Longfellow Elementary

School District

Fargo Public School District #1



Kindergarten through 5


Average Enrollment:

366 students


Arrival is 8:30 AM

Dismissal is 2:52 PM


Existing Conditions

Longfellow Elementary is a Kindergarten through 5th grade school in the Fargo Public School District. It is located approximately 5 miles northeast of downtown Fargo in the city’s Longfellow Neighborhood. The neighborhood consists primarily of residential land uses. Within the Longfellow boundaries, per capita income is greater than the district average, as well as, the median household income. Less than eight percent of Longfellow’s students are eligible for free and reduced lunch programs. Less than two percent of students participate in English Language Learners programs.


The Longfellow school facility was constructed in 1962. The campus is bound by Elm Street N to the west, 32nd Avenue NE to the north, Maple Street N and Hickory Street N to the east, and 29th Avenue NE to the south. Elm Street N is a collector roadway and pulls traffic from the adjacent local roadways. The remaining roads surrounding campus are local roads with primarily localized traffic patterns.


There are sidewalks on both sides of the roadways throughout most of the walk zone. Multiple crosswalks are available to students crossing roadways adjacent to the Longfellow campus. A school speed zone is also present on Elm Street N between Forest Avenue N and 28th Avenue NE.


Observed Circulation & Challenges

On the Longfellow campus, a variety of challenges and opportunities were identified to improve walking and biking to school.


29th Avenue NE was observed as the primary east-west circulation route for students walking and biking to school. There is a vehicle pull off area on the north side of 29th Avenue NE along the south edge of campus that results in longer crossings at Evergreen Road, and conflict points with students and vehicles. At the skewed intersection of 29th Avenue N and Elm Street N, cars were observed encroaching on the crosswalks. Many students were observed crossing 29th Avenue NE at the Longfellow Road N intersection, an allway stop. Traffic volumes were observed to be higher at this location during arrival and dismissal, compared to the relatively low volumes of traffic throughout the rest of the day.


On Elm Street N, the school speed limit zone starts just one block north of the campus, which could be extended to the north to ensure plenty of time to decelerate. The bicycle shared lane markings on Elm Street N are poorly situated along the gutter and are often covered by parked cars along the east side of the street. Vehicles picking up or dropping off use a oneway vehicle and bus loop accessed from Elm Street N. There are two driveways near one another that are redundant and very wide, making it uncomfortable for crossing pedestrians. Many of the crossing locations along Elm Street N are wide, lack painted crosswalks and signage, and are therefore uncomfortable for young children to cross.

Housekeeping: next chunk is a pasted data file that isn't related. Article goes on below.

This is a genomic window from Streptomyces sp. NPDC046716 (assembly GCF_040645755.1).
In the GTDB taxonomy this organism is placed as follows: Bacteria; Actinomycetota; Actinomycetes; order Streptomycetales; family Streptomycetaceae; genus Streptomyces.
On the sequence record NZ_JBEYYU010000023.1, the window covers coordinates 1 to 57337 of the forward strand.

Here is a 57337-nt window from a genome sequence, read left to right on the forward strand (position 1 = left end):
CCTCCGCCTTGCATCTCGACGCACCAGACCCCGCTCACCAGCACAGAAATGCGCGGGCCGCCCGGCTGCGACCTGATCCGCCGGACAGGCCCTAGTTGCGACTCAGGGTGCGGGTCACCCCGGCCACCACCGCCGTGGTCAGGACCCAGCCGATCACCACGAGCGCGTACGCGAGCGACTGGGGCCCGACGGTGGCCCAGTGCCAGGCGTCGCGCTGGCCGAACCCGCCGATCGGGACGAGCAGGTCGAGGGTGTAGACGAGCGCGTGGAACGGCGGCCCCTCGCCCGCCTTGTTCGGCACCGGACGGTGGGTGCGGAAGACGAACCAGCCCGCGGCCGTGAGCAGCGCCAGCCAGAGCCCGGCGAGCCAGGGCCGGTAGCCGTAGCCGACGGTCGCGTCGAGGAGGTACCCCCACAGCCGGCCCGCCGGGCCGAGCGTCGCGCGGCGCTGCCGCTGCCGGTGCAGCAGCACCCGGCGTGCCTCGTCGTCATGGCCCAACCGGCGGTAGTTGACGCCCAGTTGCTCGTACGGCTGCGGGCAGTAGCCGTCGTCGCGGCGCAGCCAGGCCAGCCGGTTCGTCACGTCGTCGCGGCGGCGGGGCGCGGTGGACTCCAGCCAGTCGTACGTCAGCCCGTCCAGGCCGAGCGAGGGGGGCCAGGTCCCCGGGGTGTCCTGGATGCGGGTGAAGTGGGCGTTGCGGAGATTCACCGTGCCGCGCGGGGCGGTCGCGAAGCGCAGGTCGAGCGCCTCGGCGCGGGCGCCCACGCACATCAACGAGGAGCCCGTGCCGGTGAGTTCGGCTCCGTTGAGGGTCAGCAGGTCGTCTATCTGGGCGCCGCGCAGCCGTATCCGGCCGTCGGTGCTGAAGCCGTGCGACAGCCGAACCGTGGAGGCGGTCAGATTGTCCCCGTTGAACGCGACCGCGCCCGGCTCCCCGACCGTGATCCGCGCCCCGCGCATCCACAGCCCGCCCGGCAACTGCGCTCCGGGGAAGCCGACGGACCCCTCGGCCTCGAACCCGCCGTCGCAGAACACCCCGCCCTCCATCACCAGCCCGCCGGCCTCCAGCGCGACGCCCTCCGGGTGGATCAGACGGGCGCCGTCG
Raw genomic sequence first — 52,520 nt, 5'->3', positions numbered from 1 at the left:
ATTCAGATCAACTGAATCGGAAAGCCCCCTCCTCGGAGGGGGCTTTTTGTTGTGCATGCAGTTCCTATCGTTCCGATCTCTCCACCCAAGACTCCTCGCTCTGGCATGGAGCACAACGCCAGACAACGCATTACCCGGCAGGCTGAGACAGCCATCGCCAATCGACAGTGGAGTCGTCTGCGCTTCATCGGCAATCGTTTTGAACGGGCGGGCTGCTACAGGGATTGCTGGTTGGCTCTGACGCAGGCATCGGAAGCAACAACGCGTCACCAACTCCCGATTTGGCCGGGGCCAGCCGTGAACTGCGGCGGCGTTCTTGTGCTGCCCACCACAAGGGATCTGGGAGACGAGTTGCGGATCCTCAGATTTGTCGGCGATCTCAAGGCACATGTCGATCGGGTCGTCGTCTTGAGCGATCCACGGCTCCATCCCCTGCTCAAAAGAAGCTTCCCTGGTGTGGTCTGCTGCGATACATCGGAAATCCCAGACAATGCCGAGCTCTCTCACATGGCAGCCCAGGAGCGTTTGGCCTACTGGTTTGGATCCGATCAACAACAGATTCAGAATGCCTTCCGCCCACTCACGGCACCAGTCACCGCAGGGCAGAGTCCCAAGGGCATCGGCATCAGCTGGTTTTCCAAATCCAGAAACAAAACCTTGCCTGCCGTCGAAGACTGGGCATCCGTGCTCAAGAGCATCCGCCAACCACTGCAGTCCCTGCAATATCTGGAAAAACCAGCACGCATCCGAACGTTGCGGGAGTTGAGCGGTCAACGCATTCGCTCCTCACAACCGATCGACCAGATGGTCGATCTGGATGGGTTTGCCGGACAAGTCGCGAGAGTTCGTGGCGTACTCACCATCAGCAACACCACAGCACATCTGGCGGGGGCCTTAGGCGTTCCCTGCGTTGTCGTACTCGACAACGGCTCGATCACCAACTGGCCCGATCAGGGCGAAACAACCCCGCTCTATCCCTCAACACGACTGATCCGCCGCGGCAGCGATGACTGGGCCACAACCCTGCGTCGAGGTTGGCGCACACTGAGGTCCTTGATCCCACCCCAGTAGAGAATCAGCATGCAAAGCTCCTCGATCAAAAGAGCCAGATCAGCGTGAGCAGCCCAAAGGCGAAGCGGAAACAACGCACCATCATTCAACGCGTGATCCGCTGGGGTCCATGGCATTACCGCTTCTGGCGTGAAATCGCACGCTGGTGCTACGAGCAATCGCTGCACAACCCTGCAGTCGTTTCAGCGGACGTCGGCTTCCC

North of the campus is Longfellow Park with two trails. One goes north to 32nd Avenue NE and the other goes northeast to Hickory Street N. During the field observations, it was noted that drivers did not expect to see trail users crossing at either location. Neither location has a marked crosswalk or signage signaling the possibility of entering or exiting trail users.


In front of the school, there is no curb separating the sidewalk along the building from the parking lot and drive aisle. This allows drivers to encroach on the pedestrian space and creates visibility and safety issues for students walking and biking, especially during winter months.


Opportunities for Improvement

For students and families walking and biking to Longfellow, Elm Street N presents the biggest challenge to safe and comfortable travel to school. Of the surrounding streets, it carries the highest traffic volumes and cars travel at the highest speeds. Because of this, improvements to the crossings of Elm Street N should be prioritized. The opportunities for improvement at Elm Street N and 29th Ave NE and Forest Ave N shorten the crossing distance, help to highlight the crossing, and decrease speeds as a result of a narrower right of way. In general, Elm Street N could be considered for traffic calming along the entire corridor. Many opportunities for improvement described along Elm Street N would help to calm traffic.


A number of improvements are recommended on campus, too. Providing a raised space along the drop off loop that is distinct from vehicle space is a high impact opportunity. This would help to delineate the space in which vehicles should drive and would provide a physical barrier to drivers encroaching on the pedestrian and bicycle space. Additionally, it is recommended to eliminate the middle parking lot driveway off Elm Street N. It causes confusion for drivers and adds another potential conflict point between drivers and people using the sidewalk.


Suggested Safe Route To School


This map was designed to illustrate suggested routes to school for students based on existing infrastructure. Metro COG is not liable for anyone that uses this map.


Last Updated: February 2020